India Needs to Invest in its Cancer Care Infrastructure to Bring Down Deaths: Scientists
Medicine can now genetically modify immune cells to only attack cancer cells.
Image for representational purpose only (Courtesy: Reuters)
New Delhi: If you zap cancer when it's just a 1000 cells it's much easier to fight than when it's a trillion cells. If India is to bring down its cancer deaths from seven lakh a year, it needs to screen, detect, and treat people before symptoms start to show, said Dr Asutosh Tewari, professor at the ICAHN School of Medicine, Mount Sinai Hospital, New York.
Speaking alongside Dr. Madhav Dhodapkar, a cancer immunologist from Yale University, at the Hindustan Times Leadership Summit, Thursday, with WHO Deputy Director General, Dr. Soumya Swaminathan, the two cancer specialists stressed how important catching cancer early is.
India has 1.4 million cases of cancer a year, less than the United States’ 1.8 million. However, as Swaminathan pointed out, India's mortality outstrips that of the US due to a lack of management, early diagnosis and treatment.
A major intervention, the three scientists agreed, lay in changing lifestyles, which could prevent 30% of cancer deaths in India, according to Tewari.
“It’ll be hard for Indians to do so but we need to cut out sugar and salt from our diet,” said Swaminathan. “Cancer isn't caused by some past life but we can make changes in our current lifestyles to prevent it,” she joked at the end of the session.
India has an infrastructure problem. Only 15 to 20 percent cancer cases get caught early enough, and a majority of people don't have access to specialists or even a decent hospital, said Swaminathan. Tewari added that it costs three times to gain six more months in an ICU, after a painful and prolonged treatment, than it does to treat cancer early.
Most of the times, we think of disease as something from the outside attacking us, bacteria or a virus,” said Tewari, “in cancer, it's our own cells that attack us.” To fight cancer, he added, India needs different kinds of strategies, and parallel one for those who have resources and those who don't, he said.
The challenge in India is that most tumours are detected at an advanced stage, added Dhodapkar. His own work at Yale has focussed on immunotherapy, on how the immune system can be unleashed, through, antibodies, to fight cancer cells. Some of these therapies, said Dhodapkar, have shown “beautiful responses” against cancers such as melanoma. Another paradigm shift in cancer treatment, he said, was to inject immune cells in the patient’s body.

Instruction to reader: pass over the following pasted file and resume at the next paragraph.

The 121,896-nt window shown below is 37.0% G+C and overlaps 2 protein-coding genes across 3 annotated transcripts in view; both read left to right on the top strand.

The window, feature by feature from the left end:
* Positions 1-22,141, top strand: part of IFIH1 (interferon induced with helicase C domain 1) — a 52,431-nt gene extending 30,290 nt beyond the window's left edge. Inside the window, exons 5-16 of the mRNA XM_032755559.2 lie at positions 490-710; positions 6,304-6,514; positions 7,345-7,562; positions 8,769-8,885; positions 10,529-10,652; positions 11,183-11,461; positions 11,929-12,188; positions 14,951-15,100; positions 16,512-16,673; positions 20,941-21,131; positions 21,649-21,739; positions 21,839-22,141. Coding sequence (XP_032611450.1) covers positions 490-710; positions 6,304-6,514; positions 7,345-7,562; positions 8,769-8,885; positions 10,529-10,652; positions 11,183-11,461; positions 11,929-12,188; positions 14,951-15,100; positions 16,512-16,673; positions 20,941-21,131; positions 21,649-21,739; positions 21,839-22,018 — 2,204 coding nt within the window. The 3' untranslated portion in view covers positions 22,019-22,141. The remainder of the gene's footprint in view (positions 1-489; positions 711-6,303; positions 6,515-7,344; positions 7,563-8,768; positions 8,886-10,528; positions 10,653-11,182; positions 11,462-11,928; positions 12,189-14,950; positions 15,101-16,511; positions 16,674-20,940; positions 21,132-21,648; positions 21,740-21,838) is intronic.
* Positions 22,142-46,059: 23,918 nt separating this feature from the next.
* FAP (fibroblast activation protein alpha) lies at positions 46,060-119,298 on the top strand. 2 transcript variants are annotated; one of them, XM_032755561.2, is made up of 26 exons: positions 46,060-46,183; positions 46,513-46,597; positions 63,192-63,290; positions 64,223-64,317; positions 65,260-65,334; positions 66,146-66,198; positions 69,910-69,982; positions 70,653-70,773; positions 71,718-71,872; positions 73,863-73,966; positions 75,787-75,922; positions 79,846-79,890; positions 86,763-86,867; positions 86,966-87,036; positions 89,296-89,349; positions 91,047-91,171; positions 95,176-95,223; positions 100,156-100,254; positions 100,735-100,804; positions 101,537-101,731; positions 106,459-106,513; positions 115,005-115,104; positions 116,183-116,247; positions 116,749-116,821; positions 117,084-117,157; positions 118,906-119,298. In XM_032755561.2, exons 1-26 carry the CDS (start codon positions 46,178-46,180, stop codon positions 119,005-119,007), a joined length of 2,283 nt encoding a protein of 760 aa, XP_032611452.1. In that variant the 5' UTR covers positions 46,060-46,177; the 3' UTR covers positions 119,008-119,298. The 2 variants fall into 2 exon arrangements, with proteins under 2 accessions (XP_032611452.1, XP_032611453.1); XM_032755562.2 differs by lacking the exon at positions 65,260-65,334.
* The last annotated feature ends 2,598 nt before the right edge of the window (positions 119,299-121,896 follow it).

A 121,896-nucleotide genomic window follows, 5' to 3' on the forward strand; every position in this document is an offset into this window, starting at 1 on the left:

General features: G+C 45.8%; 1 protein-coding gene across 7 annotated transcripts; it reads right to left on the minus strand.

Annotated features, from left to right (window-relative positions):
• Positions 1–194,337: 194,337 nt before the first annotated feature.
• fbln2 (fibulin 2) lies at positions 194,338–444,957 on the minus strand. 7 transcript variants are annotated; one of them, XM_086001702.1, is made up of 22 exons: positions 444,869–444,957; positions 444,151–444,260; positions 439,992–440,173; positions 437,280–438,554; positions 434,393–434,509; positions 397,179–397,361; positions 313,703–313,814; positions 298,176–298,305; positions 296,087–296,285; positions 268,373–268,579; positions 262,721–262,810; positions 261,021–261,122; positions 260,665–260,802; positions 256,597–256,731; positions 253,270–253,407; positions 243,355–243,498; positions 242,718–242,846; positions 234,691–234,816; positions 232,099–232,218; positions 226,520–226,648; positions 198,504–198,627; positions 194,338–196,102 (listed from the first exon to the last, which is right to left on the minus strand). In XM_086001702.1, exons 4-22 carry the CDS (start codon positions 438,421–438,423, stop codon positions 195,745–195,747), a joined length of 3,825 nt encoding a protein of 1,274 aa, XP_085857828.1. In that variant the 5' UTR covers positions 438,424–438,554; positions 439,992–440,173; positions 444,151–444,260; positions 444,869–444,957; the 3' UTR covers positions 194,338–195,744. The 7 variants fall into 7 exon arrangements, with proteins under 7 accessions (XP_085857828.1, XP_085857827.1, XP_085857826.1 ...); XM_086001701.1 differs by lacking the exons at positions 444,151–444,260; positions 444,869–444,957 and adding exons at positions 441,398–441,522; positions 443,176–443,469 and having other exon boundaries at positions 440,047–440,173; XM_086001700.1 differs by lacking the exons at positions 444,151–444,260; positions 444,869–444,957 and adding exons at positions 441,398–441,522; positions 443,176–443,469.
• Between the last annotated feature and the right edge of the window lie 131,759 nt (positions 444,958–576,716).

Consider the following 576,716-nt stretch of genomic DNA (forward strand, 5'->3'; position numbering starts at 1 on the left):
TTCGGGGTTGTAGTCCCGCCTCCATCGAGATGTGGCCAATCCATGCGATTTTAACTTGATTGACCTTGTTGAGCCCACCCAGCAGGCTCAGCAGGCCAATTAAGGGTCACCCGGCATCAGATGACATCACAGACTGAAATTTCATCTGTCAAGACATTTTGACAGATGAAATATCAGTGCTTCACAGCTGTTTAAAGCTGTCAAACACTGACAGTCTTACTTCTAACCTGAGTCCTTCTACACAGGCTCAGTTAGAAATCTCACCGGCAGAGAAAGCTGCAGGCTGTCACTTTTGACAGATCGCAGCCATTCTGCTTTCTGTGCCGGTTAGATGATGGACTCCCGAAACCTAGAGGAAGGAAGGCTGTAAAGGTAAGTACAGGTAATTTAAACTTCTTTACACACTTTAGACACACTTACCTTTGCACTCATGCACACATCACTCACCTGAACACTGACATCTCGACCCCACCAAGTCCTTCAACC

Medicine can now genetically modify immune cells to only attack cancer cells. Though these methods are still quite expensive, he said that India needed to invest in infrastructure if it wanted to bring newer forms of “one and done therapies” -- where, unlike traditional chemotherapy, either one or a low amount of dosage is enough for a patient.
Technology certainly has progressed by leaps and bounds, but it can only take people so far. Though, artificial intelligence and robotics are integral to sequencing genomes and for aiding surgeries they won't make an average surgeon better, said Tewari. What robotics can do during surgery is to help a suregon see difficult to reach organs beter, handle them more delicately and minimise loss of blood.
Urban lifestyles have lead to a uptick in certain kinds of cancer, such as breast cancer in women, and addictions such as tobacco are known to cause oral and lung cancers. Simultaneously, there is a confusing glut of information on which diet or food may cause or prevent cancer. Certain foods may cause inflammation, which may lead to cancer in that organ, said Tewari. However all three scientists were clear that there is no precise data on whether certain diets give you a better chance to prevent cancer or not.
The best prevention for such a multifactorial disease, is to lead a healthy lifestyle, said Swaminathan. There is no evidence that certain foods or yoga will prevent cancer, but they are part of healthy living.
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